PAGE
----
The need to put young people with SEND at the heart of recovery couldn’t be clearer

5 Jul 2021, 6:00

The FE sector has worked really hard to support learners with additional needs, but Covid has been so damaging, writes Paul Joyce

Recently we reported on some of the challenges that children and young people with special educational needs and/or disabilities have faced during the pandemic.

Our findings are based on a series of joint visits to local areas, carried out with the Care Quality Commission (CQC). They highlight just how damaging Covid-19 has been for young people with SEND, including those aged 16 to 25.

All children and young people have lost out on so much during the pandemic, and young people with SEND in further education are no exception.

But it’s clear that the sector has gone above and beyond, despite great adversity, to help young people learn and to keep them safe.

Most independent specialist colleges and general FE colleges stayed open during the three lockdowns for very vulnerable young people and key worker children.

Staff worked tirelessly to provide a service, although this tended to focus more on young people’s health and wellbeing than their education.

While many young people with SEND returned to their colleges in the autumn, it wasn’t possible for all – especially in smaller providers.

Although some learners returned briefly to college in the autumn term, they stopped again when the government’s guidance on shielding was updated.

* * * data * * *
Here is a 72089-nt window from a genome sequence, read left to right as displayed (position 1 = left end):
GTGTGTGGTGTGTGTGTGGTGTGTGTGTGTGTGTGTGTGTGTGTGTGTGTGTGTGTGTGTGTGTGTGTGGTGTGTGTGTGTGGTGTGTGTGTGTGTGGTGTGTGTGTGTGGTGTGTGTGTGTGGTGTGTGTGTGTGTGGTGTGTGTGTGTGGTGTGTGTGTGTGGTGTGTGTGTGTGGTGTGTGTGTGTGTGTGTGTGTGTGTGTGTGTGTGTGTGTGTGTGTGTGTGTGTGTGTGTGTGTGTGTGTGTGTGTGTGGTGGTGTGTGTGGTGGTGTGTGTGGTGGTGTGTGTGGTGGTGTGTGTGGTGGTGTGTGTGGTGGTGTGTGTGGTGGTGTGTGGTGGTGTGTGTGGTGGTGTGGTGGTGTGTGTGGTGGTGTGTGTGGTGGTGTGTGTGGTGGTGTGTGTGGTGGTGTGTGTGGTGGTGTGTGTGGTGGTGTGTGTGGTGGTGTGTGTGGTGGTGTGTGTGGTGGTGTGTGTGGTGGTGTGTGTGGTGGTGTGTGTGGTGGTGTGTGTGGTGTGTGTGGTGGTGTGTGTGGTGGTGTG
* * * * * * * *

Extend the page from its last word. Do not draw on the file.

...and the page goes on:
Learners who couldn’t attend in person received remote education. Many young people coped well, but others struggled – some finding it hard to use the technology and to engage with their teachers through a screen.

We know many providers worked really hard to get paper-based and practical resources, such as cooking ingredients, to learners, delivering them by hand to their homes.

We even heard of providers taking food parcels to young people’s families who were in crisis.

Some young people with SEND had moved to a different further education provider in September 2020, but still weren’t attending in person because of health or other concerns.

Some who returned in person hadn’t made new friends, having missed out on the usual transition activities ̶ although many providers went out of their way to help learners settle in, managing transition 1:1 out of hours, so learners could familiarise themselves with the setting.

Young people told us that the pandemic had been an incredibly lonely time. Not only were they missing out on seeing friends at college, many were also shielding for health reasons.

Some had only left the house a few times since the start of the first national lockdown, and even then, this was only for medical appointments.

While some young people could chat with friends online, this wasn’t possible for others, who have difficulties communicating in this way.

Many providers recognised this, and found new ways of keeping young people in touch with their friends.